Radboud University Medical Center

Digital pathology enables Dutch pathologists to work from home

Faster learning through digital sharing of COVID-19 images

Following a well-conceived preparation and implementation phase, the pathology department of the Dutch hospital Radboud University Medical Center (Radboudumc) was in the midst of the testing and acceptance phase of Sectra’s Digital Pathology Solution when the COVID-19 pandemic hit. It became clear that the coronavirus would have a major impact on the way of working. The pathology and information management departments accelerated the project and went live with the solution in mid-March. “Since then, the pathologists have primarily been working digitally from home,” says Prof. Katrien Grünberg, head of the pathology department. Here is a look behind the scenes.

Grünberg joined Radboudumc in 2015. At that time, the department already had a scanner, but the only group working with digital images was the computational pathology research group. The diagnostic workflow was still completely analogue. The lab wanted to collaborate more intensively within the region. In addition, Grünberg wanted to take the use of artificial intelligence out of the research setting and into diagnostics. After a period exploring opportunities offered by digital pathology and following a European tender, Sectra became the selected vendor in 2018.

Live during lockdown

“We spent a year on the implementation,” says project manager Patrick van Overdijk. “We had to take that time to figure out what functionalities we wanted to use and in what way, and what impact this would have on the workflow. After all, working digitally affects just about every process in the department. Moreover, it is technically complex and requires adaptability from the end users.”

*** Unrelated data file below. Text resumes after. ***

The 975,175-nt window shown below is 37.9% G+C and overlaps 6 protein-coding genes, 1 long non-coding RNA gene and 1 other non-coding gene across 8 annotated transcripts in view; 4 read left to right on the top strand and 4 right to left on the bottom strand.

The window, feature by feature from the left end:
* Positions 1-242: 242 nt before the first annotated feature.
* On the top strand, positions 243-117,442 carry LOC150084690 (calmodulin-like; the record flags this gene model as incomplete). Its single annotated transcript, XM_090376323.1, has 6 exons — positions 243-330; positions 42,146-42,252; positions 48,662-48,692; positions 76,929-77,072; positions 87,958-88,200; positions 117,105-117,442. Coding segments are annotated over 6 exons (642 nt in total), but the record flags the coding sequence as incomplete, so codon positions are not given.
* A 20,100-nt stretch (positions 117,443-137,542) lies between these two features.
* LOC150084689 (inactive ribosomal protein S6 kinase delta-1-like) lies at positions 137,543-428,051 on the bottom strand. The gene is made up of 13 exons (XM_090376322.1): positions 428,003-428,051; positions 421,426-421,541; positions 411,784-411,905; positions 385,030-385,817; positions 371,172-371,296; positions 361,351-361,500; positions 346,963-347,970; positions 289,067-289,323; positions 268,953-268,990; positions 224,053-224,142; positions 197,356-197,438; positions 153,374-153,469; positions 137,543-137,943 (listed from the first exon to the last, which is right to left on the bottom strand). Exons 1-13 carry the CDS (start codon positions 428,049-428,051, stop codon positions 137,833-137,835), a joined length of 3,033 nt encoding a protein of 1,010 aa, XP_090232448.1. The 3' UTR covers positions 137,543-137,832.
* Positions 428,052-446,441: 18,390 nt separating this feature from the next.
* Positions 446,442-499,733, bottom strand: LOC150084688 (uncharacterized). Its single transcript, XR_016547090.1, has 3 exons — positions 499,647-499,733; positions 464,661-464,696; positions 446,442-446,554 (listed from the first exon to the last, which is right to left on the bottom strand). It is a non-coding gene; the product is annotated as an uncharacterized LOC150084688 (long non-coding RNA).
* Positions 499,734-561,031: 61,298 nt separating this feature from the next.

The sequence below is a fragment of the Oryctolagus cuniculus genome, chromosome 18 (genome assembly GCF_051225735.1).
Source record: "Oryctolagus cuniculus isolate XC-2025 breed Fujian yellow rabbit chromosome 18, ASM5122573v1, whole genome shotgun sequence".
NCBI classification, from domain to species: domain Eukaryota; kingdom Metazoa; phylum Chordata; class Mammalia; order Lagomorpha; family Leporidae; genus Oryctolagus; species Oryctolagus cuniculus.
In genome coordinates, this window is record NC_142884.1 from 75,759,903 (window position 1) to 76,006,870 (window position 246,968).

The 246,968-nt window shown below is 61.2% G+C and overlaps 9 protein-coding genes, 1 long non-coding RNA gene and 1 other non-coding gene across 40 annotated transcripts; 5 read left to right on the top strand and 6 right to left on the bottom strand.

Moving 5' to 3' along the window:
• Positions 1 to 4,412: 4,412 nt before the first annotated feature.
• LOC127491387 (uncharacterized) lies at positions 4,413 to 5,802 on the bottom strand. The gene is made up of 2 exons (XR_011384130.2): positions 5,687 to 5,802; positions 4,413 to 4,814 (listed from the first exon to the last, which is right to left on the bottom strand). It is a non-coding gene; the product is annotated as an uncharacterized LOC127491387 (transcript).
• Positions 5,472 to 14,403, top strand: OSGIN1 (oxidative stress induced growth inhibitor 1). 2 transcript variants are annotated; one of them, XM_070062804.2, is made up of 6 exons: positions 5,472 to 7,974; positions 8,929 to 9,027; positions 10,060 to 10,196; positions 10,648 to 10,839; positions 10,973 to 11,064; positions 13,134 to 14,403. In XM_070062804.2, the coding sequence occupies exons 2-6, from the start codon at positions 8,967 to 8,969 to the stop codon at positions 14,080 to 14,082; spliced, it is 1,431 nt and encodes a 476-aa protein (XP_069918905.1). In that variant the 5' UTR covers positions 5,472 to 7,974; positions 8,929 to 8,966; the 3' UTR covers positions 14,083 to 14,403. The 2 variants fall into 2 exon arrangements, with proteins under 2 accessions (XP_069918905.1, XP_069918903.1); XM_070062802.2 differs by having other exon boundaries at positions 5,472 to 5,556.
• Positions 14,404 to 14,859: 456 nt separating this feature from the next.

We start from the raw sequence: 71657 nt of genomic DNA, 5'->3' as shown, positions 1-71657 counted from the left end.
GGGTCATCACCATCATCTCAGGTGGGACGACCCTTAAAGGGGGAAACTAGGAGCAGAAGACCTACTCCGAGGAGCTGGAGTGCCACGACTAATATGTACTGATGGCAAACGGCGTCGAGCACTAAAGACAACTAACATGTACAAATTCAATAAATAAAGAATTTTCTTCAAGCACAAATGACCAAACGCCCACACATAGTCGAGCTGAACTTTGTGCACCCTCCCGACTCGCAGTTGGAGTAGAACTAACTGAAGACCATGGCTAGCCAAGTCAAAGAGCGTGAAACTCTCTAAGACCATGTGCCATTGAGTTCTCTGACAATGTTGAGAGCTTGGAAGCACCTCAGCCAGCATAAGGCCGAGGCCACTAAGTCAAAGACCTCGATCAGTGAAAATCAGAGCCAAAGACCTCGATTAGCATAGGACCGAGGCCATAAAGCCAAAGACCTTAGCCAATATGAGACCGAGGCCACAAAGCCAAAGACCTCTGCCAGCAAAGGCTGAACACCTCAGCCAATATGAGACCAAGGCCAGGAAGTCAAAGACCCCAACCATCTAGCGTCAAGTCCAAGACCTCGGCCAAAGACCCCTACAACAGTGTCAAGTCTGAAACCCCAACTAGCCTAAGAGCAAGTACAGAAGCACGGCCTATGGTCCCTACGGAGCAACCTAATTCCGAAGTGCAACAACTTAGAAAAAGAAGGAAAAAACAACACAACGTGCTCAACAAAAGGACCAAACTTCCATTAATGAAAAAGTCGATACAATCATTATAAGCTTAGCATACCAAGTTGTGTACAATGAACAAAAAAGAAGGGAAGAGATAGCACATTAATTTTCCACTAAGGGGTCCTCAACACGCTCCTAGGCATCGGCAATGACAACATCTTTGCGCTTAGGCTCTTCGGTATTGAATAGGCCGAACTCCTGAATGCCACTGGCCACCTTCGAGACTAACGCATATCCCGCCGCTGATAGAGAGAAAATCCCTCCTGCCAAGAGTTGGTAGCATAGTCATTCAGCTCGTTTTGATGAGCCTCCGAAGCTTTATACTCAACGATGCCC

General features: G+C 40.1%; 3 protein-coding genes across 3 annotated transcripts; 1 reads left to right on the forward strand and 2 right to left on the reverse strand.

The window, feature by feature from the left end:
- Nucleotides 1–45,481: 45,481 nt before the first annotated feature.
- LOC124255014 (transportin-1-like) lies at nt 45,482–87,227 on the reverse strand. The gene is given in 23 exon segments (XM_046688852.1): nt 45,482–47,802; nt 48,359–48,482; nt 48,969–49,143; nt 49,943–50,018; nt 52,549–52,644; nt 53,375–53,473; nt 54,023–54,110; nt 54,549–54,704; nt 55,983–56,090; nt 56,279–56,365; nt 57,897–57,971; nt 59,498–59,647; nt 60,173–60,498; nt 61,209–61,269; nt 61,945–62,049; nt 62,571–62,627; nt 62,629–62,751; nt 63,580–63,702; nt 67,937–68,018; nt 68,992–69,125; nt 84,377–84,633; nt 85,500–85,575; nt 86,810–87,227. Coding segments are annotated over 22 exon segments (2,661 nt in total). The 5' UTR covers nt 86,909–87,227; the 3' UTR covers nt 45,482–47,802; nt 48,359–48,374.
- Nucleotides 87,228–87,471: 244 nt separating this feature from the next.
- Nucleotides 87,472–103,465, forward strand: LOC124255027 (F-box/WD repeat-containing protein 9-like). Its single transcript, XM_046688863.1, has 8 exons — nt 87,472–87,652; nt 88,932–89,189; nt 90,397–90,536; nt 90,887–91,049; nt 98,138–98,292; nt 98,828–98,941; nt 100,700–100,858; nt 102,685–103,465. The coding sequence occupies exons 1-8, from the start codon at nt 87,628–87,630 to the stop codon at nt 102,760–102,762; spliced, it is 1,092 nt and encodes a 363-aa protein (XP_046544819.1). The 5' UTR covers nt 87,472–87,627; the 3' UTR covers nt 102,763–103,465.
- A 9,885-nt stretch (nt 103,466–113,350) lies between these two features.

The project was in the testing and acceptance phase when the team realized that the country might also go into lockdown. “A week before Prime Minister Rutte announced the national lockdown, we were already technically ready for everyone to work virtually,” Van Overdijk explains. “We immediately discussed with our information management department how we could offer the pathologists a good work-from-home set-up. Pathology images are huge, and to send these images you need a stable connection and very high bandwidth. In addition, as it concerns patient data, this needs to be done securely. The Sectra solution runs centrally within the hospital IT environment. Pathologists log into the system remotely and can assess the images from home.”

Facilitating working from home

The project team arranged monitors, laptops, cables and other hardware that the pathologists needed in order to set up a workstation at home. They also prepared instructions. Paula Soedira supervised the project from an information management perspective. “While our pathologists used to work from home occasionally, the microscopes and glass slides remained in the hospital,” she says. “If the core of their work is also digitized, then there is less need for them to be physically present at the hospital. This way of working was new to most pathologists. Nevertheless, everyone embraced it very quickly.”

Since the lab technicians who prepare and digitize the glass slides were unable to work from home, they worked in two shifts to reduce the number of people in the lab at the same time. Susan van den Kieboom-Hageman is lab technician team leader and co-responsible for the digital pathology workflow project. “Previously, we handed out the glass slides to pathologists and residents twice a day, with the exception of the cito requests, which need to be responded to right away and were delivered immediately,” she says. “Now, we can instantly prepare the slides for viewing once they have been scanned. This has revolutionized the interaction between pathologists and lab technicians.”